"If you want on or off this Iran ping list, Freepmail DoctorZin”

2 posted on 11/20/2003 12:06:36 AM PST by DoctorZIn
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To: DoctorZIn
Iranian Hard-Liners Wary of Nuclear Deal

Washington Post - By Karl Vick
Nov 20, 2003

U.N. Agency to Weigh Action on Past Violations

TEHRAN, Nov. 19 -- Iran's commitment to tighter monitoring of its nuclear program is vulnerable to sabotage by hard-line conservatives, despite apparently broad support within the country's divided government, according to analysts and officials here.

A major test of last month's agreement between Iran and European diplomats looms Thursday, when the governing board of the International Atomic Energy Agency (IAEA) convenes to decide how strongly to admonish Iran for decades of secret nuclear research that involved procedures potentially useful in a weapons program, which Iran denies any interest in.

The Bush administration is pushing for the IAEA to declare Iran in violation of the nuclear Non-Proliferation Treaty and to report Iran to the U.N. Security Council for penalties that could include economic sanctions. Iranian officials warn that doing so would violate the bargain struck with the Europeans, who want the IAEA to focus on Iran's declared willingness to suspend uranium enrichment and its agreement to accept on-demand inspections.

Iran's ambassador to the IAEA told reporters last week that "things could very easily get out of control" and "lead to consequences that none of us would like to witness" should the 35-nation panel refer the matter to the Security Council.

Diplomats and mainstream Iranian officials and analysts say they detect no evidence that Iran is backing away from the declaration it signed Oct. 21 with the visiting foreign ministers of France, Britain and Germany. The government has ordered a stop to uranium enrichment and repeated its pledge to sign an enhanced safeguards agreement called the "Additional Protocol" to the Non-Proliferation Treaty, whose provisions Iran had repeatedly violated during more than 20 years of secret atomic research, the IAEA found.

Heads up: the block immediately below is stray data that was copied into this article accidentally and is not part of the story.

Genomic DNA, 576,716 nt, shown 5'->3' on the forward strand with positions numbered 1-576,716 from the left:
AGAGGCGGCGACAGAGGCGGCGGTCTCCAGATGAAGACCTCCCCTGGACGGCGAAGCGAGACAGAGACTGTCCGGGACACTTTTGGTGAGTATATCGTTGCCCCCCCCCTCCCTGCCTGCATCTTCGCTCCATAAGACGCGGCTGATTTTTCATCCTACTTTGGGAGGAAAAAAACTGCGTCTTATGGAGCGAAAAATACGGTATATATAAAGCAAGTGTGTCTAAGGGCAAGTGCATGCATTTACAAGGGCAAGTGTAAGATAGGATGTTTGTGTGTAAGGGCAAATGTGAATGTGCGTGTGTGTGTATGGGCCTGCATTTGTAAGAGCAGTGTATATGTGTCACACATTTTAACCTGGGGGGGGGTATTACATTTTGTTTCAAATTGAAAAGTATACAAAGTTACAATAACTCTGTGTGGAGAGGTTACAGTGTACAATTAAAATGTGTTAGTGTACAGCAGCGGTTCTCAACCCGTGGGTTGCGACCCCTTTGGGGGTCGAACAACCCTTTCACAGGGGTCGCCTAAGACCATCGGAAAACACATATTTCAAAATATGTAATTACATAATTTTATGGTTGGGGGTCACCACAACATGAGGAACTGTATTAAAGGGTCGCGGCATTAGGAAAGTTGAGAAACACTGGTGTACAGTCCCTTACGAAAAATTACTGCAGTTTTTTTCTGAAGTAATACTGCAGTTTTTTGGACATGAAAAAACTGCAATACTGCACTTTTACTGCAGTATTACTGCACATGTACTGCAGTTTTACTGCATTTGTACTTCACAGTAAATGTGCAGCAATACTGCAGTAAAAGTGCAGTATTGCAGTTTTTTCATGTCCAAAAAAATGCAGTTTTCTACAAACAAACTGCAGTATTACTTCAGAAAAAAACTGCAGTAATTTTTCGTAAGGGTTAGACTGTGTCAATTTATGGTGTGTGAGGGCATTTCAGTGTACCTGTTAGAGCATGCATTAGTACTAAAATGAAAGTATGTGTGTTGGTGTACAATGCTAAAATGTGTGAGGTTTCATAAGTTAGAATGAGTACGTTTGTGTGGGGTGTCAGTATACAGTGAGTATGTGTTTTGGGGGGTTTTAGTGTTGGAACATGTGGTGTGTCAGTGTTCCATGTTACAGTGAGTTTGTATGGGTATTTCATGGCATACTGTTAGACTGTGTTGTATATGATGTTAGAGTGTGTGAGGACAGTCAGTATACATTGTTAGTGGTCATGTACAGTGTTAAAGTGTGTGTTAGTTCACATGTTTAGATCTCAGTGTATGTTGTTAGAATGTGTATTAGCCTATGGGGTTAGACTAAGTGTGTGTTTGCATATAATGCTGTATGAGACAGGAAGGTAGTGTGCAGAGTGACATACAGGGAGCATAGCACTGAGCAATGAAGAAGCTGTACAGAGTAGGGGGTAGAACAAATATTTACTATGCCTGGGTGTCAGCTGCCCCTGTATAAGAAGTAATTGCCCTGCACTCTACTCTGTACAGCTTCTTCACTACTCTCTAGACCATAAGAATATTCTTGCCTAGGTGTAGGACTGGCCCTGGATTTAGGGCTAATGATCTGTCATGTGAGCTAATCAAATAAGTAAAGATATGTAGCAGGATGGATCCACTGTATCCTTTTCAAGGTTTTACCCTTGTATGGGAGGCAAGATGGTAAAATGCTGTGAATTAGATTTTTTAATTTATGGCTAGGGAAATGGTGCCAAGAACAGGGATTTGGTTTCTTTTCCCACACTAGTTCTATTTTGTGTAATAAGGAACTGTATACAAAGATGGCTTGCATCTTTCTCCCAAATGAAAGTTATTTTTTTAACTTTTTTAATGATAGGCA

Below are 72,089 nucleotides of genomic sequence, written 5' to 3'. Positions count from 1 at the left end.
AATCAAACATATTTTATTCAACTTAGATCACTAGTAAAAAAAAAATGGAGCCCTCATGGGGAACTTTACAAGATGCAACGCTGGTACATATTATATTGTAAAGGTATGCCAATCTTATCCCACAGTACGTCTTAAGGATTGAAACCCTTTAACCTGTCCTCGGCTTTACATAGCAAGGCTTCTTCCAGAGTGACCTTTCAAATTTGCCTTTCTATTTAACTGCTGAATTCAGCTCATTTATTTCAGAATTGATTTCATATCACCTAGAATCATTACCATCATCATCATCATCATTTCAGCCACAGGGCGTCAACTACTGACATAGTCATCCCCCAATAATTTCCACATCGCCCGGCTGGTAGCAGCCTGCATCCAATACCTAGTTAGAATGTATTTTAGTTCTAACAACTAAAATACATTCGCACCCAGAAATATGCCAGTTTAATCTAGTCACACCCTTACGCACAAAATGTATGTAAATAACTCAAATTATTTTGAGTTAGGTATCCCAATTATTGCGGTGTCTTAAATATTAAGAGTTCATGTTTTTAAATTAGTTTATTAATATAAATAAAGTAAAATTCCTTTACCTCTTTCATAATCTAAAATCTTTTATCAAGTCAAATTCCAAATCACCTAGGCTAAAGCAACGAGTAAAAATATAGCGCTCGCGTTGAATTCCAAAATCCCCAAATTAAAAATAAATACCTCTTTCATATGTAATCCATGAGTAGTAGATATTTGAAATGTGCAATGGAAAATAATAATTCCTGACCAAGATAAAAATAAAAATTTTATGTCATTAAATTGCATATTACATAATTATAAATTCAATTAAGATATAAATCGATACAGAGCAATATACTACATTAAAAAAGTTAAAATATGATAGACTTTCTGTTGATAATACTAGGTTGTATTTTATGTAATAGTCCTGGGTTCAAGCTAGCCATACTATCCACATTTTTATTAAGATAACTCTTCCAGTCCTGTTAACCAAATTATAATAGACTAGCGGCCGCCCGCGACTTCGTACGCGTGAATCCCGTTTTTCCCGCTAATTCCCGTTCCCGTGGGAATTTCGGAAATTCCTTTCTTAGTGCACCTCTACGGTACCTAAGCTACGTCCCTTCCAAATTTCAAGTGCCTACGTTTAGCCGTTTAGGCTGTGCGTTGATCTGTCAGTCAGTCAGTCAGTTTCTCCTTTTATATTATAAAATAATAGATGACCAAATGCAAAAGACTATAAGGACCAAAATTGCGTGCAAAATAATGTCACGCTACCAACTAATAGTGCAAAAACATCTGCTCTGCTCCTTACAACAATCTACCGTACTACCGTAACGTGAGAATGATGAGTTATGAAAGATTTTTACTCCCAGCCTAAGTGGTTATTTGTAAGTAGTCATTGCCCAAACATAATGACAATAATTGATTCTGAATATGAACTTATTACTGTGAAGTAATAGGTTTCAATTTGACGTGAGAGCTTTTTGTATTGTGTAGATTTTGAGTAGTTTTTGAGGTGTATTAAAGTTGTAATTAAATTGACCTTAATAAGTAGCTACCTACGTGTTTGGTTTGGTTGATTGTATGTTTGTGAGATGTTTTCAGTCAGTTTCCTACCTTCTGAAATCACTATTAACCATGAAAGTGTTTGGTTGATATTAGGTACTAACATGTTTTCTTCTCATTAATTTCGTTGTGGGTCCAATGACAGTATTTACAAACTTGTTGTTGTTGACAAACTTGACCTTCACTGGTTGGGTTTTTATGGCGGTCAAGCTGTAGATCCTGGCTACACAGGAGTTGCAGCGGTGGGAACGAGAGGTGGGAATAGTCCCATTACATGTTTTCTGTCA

In an additional move that diplomats said was not negotiated -- but apparently was meant by Iran to build confidence in the afterglow of the pact -- the Defense Ministry renewed a vow not to build a medium-range missile, the Shahab-4, capable of carrying a conventional payload as far as Europe or a nuclear warhead to Israel.

Yet defiant rhetoric from the conservative press and high-ranking clerics illustrates the lingering tensions over the bargain, which was flatly opposed by two-thirds of Iran's major decision-makers when negotiations opened, according to diplomats and informed Iranians.

"We shouldn't say it's signed and we've lost everything," prayer leader Mohammad-Reza Tabatabaie told worshipers Friday in Isfahan, Iran's second-largest city. "Almighty God's power is above all, and even if it's signed, any change He deems necessary may come our way. We can change the decision with your prayers."

Ali-Naqi Khamoushi, a prominent conservative and longtime president of Iran's Chamber of Commerce, said: "I do not deny that there is a problem here, and this problem may get severe in the future. But at the same time, I believe that those who are in favor of the agreement are more powerful."

Hard-line conservatives already are seizing on a vaguely worded assurance in the Oct. 21 declaration promising that inspections will not undermine Iran's sovereignty. The sentence was intended to reassure Iranians that the IAEA inspections would be less aggressive than those the Security Council had ordered in neighboring Iraq, a key factor in bringing Iran around, several sources said.

"They don't want to humiliate a country," said Mohsen Mirdamadi, the reformist chairman of the Iranian parliament's National Security and Foreign Policy Committee.